bae bae: an afropunk dj mix
August 2, 2019
There’s a reason this phenomenal mix from the Los Angeles DJ who calls herself BAE BAE, is a little different from the average set of bangers you’d expect to click “Play” on. That’s because BAE BAE’s beat activism works on numerous levels: she constructs safer spaces around LA’s queer, Black, indigenous and POC party scene; she processes how such changes and practices affect culture as a Media Arts PhD student (check her @NegressMag feed); and best of all for you, the listener, she backs up her rhetoric with tunes, music that, in her own words, “highlights the divine feminine.” It’s the sound of the diaspora from every side of the Black Atlantic, but also in love with the club life of Black America. And it’s sexy AF, full of longing and groove and feeling.
We can’t wait to see what you all will think of BAE BAE’s performances at AFROPUNK Brooklyn and at AFROPUNK After Dark. And we couldn’t wait to hear what BAE BAE thought she was getting into — so we asked her about it, among other things.
Can you identify some of the music on the mix? What does the music mean/represent for you?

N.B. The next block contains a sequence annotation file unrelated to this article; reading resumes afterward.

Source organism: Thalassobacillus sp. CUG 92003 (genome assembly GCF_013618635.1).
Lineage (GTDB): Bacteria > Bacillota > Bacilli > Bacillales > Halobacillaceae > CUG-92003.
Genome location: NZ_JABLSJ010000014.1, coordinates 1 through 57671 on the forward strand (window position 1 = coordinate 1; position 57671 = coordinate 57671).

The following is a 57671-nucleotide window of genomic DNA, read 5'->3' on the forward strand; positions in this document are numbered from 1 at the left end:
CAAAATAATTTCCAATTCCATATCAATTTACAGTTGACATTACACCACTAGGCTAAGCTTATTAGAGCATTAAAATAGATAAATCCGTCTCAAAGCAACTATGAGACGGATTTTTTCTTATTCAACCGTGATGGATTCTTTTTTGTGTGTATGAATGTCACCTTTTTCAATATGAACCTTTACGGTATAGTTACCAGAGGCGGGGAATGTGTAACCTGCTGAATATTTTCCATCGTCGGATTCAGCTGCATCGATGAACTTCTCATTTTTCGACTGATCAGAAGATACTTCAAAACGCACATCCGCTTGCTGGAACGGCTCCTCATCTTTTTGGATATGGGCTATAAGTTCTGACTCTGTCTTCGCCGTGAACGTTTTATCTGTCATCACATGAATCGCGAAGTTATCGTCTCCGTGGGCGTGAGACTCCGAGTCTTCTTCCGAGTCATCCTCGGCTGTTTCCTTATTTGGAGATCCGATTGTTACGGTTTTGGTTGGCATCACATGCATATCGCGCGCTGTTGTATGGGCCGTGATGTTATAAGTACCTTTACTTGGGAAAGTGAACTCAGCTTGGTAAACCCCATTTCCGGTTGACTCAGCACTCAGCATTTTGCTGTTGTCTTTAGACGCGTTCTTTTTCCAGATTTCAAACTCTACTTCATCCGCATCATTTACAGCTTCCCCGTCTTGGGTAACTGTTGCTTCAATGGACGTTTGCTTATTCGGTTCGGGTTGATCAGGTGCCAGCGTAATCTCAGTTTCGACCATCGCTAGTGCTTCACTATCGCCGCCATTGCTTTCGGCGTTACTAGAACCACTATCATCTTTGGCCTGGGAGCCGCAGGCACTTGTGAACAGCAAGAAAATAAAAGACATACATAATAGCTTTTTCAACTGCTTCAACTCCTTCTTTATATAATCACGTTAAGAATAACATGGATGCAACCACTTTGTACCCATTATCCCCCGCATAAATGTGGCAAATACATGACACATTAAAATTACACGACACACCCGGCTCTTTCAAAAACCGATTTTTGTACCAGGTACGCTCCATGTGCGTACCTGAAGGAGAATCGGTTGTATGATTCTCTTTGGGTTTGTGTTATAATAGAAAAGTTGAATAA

This mix consists of some edits I made, combining tarraxinha, dancehall, UK funky and afrobeats, with some of my favorite musicians like Adina Howard, Lauryn Hill and Rico Nasty. I like to draw connections between Black femme musicians of the past and today. Our voices have always been central to the evolution of music. Our influence and presence is often downplayed. I am actively pushing against that. I’ve included some of my fav artists in this mix, including Capital Kaos, Marcy Chin, Hardhouse Banton, Teni, NEWBODY and Dave Quam.
How did you first get into DJing, and who are some of your influences?
I have a chronic spinal disability that is painful and keeps me up at night. Clubbing and DJing became a way to process my pain and heal, by connecting with community. I am inspired by DJs such as BEARCAT, Nídia, Jasmin Infiniti, Honey Dijon, Venus X, and Haram. I love how bold their music choices are, and how they contribute to the creation of unique subcultures. They’re also all fucking queens.
What kind of music do you want to or expect to play at AFROPUNK?
I play music so femmes can feel sexy. That is always my priority. This mix represents some of my favorite genres, all that hold African rhythms as central.
What are you most looking forward to at AFROPUNK Brooklyn?
Getting to vibe with the talented artists who are playing and attending. Seeing the looks folks are gonna be pulling. Pulling a look or two myself.
What does the phrase “We See You” mean to you?
To be recognized and affirmed outside of capitalist and gendered hierarchies. To be accountable to one another in a way that falls outside of capitalist modes of exchange.
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